Alerts

Service Outage
13 Dec, '13—10:54 am

We are aware of a problem with Brown IT Ticketing System (Remedy) and are working to identify and resolve the issue.  Functionality that may be impacted by this problem includes: use of Remedy for making requests and reporting incidents and problems for information technology applications and services.

If you experience problems other than the ones mentioned above, or problems with another service, please report them to the Help Desk at (401) 863-4357.  We apologize for any inconvenience this may cause.

Service Degradation
13 Dec, '13—10:53 am

Software Affected: ArcGIS, Mathematica, Matlab, SPSS, Maple, or SPlus
Save your work often if you plan on using any of the above software on Thursday, 12/5 between 6am and 8am.

Security Alert
12 Dec, '13—12:48 pm

ISG has received reports of emails from "Brown IT Alert" warning recipients that their brown.edu account was "accessed from a blacklisted IP located in Arizona", listing the details, then requesting they click on a link to "allow the new IP monitoring alert system (to) automatically block the suspicious IP from further future compromise."  This is not a legitimate request but a phishing attempt and should be treated as such.  Do NOT click on the link. If you have not already deleted it, mark the email as phishing and then delete it.

Note: The address oitalert@brown.edu has been blocked from being able to send to Brown Gmail addresses.

An example follows:

---------- Forwarded message ----------
From: Brown IT Alert
Date: Wed, Nov 20, 2013 at 11:16 AM
Subject: URGENT: BROWN incident where your NET ID was compromised
To: <redacted>@brown.edu

Hello,

Our new IP monitoring alert system that checkmates the increased incidents of phishing attacks and database compromise detected that your "brown.edu" account was accessed from a blacklisted IP located in Arizona. The suspicious login details are shown hereunder:

Access Location: Phoenix, Arizona
IP Address: 23.19.88.141
ISP: Nobis Technology Group, LLC
Host Name: 23.19.88.141.rdns.ubiquity.io
Time of compromise : 10:27 AM, Eastern Standard Time (EST) -0500 UTC
Date of compromise: Wednesday, November 20, 2013

Did you access your account from this location? If this wasn't you, your computer might have been infected by a malicious malware code unnoticed. To protect your account from any further compromise, kindly follow these two steps immediately:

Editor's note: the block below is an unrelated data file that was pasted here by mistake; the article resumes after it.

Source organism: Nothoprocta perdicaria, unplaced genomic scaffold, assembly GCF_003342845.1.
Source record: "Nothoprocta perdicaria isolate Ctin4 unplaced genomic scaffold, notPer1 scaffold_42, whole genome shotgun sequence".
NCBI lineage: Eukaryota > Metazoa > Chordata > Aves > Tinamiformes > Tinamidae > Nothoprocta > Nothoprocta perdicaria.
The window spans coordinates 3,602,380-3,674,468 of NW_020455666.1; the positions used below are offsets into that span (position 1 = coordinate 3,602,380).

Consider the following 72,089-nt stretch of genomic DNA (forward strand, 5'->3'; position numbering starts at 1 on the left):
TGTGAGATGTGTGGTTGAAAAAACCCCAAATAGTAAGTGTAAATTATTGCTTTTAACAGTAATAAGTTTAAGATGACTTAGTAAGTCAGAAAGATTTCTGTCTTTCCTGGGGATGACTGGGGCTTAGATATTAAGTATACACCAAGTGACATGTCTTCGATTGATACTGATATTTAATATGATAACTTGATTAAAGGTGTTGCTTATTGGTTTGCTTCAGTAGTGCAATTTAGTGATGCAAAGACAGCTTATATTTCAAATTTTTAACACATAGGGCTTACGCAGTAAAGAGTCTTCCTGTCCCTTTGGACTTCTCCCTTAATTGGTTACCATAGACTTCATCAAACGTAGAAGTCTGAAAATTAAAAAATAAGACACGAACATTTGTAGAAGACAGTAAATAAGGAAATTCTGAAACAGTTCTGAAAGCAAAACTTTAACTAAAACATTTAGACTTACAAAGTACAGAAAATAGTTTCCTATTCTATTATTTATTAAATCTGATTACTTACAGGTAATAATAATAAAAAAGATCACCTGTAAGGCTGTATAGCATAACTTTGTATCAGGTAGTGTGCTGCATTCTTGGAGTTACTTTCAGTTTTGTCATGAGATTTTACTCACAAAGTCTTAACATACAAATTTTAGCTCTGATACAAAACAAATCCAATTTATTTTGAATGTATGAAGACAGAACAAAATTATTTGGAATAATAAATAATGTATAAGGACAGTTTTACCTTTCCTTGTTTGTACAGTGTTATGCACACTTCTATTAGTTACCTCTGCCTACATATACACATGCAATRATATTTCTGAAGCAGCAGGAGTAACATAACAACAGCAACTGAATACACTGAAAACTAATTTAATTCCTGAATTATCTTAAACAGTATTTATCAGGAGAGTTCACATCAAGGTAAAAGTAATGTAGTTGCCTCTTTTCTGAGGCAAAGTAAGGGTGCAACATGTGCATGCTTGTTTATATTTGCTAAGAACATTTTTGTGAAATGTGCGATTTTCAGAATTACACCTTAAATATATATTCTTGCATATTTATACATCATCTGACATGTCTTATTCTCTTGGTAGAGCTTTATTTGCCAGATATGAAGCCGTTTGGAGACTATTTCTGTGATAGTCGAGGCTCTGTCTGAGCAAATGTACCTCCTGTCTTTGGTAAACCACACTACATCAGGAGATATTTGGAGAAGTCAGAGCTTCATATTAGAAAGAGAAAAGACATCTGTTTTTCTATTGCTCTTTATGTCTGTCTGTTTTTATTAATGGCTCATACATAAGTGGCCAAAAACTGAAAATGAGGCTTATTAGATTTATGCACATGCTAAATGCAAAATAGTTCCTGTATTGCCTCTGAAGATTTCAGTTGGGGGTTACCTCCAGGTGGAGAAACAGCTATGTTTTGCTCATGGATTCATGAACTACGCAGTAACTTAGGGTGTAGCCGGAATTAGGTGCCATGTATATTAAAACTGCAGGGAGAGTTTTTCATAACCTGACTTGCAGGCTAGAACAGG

1. Follow this ITS secure link below to reconfirm your login details and allow the new IP monitoring alert system automatically block the suspicious IP (23.19.88.141) from further future compromise

<redacted>

2. Scan your PC immediately to remove all malware codes and any other malignant viruses With these two steps taken, your account will be secured.

Serving you better,
ITS and Database Security
Brown University

Security Alert
12 Dec, '13—12:48 pm

The following is a phishing attempt. Please do not click the link and delete the email.

From: "Brown University" <sech@brown.edu>
Date: December 6, 2013 5:12:24 AM EST
To: Recipients <sech@brown.edu>
Subject: Brown University Email Alert [Code: 5841]

Dear User,

The following alert has been posted to your webmail account regarding an unauthorised access to your account:

*Brown University Alert*

Your account has been compromised and used to send unsolicited commercial email (spam).

We implore you to follow our secure https://www.brown.edu to confirm your details to avoid account suspended from our system.

Thank you .

Brown University Technical Service

Service Outage
11 Dec, '13—9:32 am

Canvas will be performing a brief (15-minute) urgent preventative maintenance on Wednesday morning, December 11th, between 2am and 3am. During this maintenance, you will not be able to log in to or use Canvas.

Security Alert
4 Dec, '13—2:26 pm

Beware of an email from updatea67@gmail.com with the subject "Update Your brown University edu Account. " This is a phishing email, attempting to get you to click on the link and/or open the attachment. Do not do either. If you have not already deleted it, mark the email as phishing and then delete it.

Clues that the email is bogus include:

  • It was sent from a non-Brown address.
  • The TO field is blank. 
  • Use of the generic "Dear User!!!" 
  • Grammatical and spelling errors (such as "upgraded and maintain.") 
  • It contains a threat that you will lose services if you do not respond quickly.

An example follows:

---------- Forwarded message ----------

From: Account update <updatea67@gmail.com>
Date: Sat, Nov 16, 2013 at 11:02 AM
Subject: Update Your brown University edu Account::
To: 

Dear User!!!

Information Technology Services (ITS) are currently upgrading and
maintaining all e-mail accounts.This will provide you the ability to
store a greatly increased amount of

e-mail correspondence in your e-mail account. Your account has been
identified as one of the accounts which are to be upgraded and
maintain.

Please click the link below and follow the instruction. If you are